May 2015



Interviews of Ice and Fire: Jeff Hartline aka BryndenBFish

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I am honored to welcome Jeff Hartline, known throughout the A Song of Ice and Fire community as BryndenBFish, to the site. Jeff is one of the most decorated ASOIAF commentators who serves as a moderator for the asoiaf subreddit and is one of the masterminds behind the Wars and Politics of Ice and Fire blog. Jeff is also one of the contributors for the recently released Tower of the Hand anthology A Hymn for Spring.

When did you first start reading the ASOIAF books?

I first started reading the books in June 2012. I just finished Season 2 of Game of Thrones, and I had to know what was going to happen to Samwell. They wouldn’t kill Sam, right? I finished reading in October 2012, and I think embarked on an immediate re-read.

How did you get involved with the ASOIAF community?

Well, once I finished reading, I had dinner with my brother (another bookreader), and he told me about this great community on reddit called /r/asoiaf to discuss everything about the books. I immediately got an account on reddit and joined the community. The 1st post I remember reading on reddit was a fan-recount from The World of Ice and Fire on Aegon’s Conquest. I was hooked!

What was the first theory/in depth essay you ever worked on?

The 1st one was an essay series called The Complete Analysis of Robb Stark as a Military Commander on reddit. In a series that had war as a prominent feature in many character and plot arcs, there was a disproportionate lack of analysis and exploration of the topic.

So, I wrote an analytical evaluation of Robb Stark as a military commander exploring each of the battles and phases of the War of the Five Kings. Ended up coming to the conclusion that Robb Stark was an excellent tactical commander, but a failure at the strategic level. Since then, I’ve revised my original thesis some, but I still look back on those essays with a lot of fondness.

Looking back, I think the most important thing about writing on the military side of the series was its comfort level for me. Sometimes, people think they have to write about certain topics, because it’s what people are interested in. But in reality, writing about something you’re interested in will make for more compelling writing.

So, advice to folks writing/analyzing ASOIAF, start in your comfort-zone and move your way out.

Though the show, The World of Ice and Fire, and the novellas offer new ideas, there hasn’t been a new book in four years, yet the community seems as vibrant as ever. What do you think keeps people engaged with the series?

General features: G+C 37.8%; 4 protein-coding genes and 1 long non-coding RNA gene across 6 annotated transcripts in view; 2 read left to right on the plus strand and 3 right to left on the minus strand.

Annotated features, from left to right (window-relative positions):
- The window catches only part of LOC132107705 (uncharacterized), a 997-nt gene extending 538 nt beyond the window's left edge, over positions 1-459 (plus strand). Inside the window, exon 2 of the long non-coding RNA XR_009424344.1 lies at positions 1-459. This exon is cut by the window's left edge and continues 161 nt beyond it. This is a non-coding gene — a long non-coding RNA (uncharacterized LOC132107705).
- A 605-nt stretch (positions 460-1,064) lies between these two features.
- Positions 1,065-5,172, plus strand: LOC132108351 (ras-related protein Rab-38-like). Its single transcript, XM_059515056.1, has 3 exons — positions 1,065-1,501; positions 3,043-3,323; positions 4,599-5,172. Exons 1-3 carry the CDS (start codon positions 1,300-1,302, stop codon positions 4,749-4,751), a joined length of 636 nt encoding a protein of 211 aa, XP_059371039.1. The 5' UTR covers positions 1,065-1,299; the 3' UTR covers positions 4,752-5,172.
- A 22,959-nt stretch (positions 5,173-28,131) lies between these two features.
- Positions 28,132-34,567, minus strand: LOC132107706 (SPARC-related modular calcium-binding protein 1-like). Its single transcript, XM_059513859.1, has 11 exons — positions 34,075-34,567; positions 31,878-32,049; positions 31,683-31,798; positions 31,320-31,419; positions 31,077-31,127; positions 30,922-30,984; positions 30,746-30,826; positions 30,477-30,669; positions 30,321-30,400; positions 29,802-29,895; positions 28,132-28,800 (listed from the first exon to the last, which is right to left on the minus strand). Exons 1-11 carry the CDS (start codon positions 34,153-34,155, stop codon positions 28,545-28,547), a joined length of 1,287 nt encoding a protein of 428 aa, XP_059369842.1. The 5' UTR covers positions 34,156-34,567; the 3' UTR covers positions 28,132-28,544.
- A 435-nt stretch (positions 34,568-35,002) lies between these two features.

A Song of Ice and Fire is a fun read by itself, but it becomes an incredibly engaging and engrossing read when you get past the easy plotlines and start looking into the individual character arcs and deeper meanings of the story. When you embrace the meta, you start feeling rewarded for reading. It becomes a fun experience to discover deeper meanings, hidden truths and Lord knows that every ASOIAF fan loves the foreshadowing (but only on re-read)

As one of the moderators on the ASOIAF subreddit, what’s the craziest thing you’ve seen happen during a heated discussion?

To be honest, nothing really crazy. I’ve seen plenty of essay length responses to things, and I… may have done that once or twice.

Your bio mentions that you are a veteran. Has serving in the Army impacted your approach to ASOIAF?

It certainly helps with understanding the military campaigns and some of the battle tactics used. But there’s something more. Though my experiences with war are nowhere near the experiences of many fellow veterans, I also don’t have to imagine what the carnage of a battlefield looks like.

It’s funny to me – when I first read ASOIAF, I thought that GRRM had to have a military background in order to write his military/battle scenes the way he did. When I found out that he was a conscientious objector to the Vietnam War, it made me re-evaluate the story as having a strong anti-war component to an already gritty low fantasy epic.

In the ASOIAF community, particularly asinine theories are commonly referred to as “tinfoil.” What’s the craziest theory that you think might actually be true?

There’s plenty of crazy theories out there. Of all the theories out there, I think there are probably 3 theories that I hold to that could be construed as tinfoil. They are:

  • I think that Brienne of Tarth was raised from the dead by Lady Stoneheart at the end of A Feast for Crows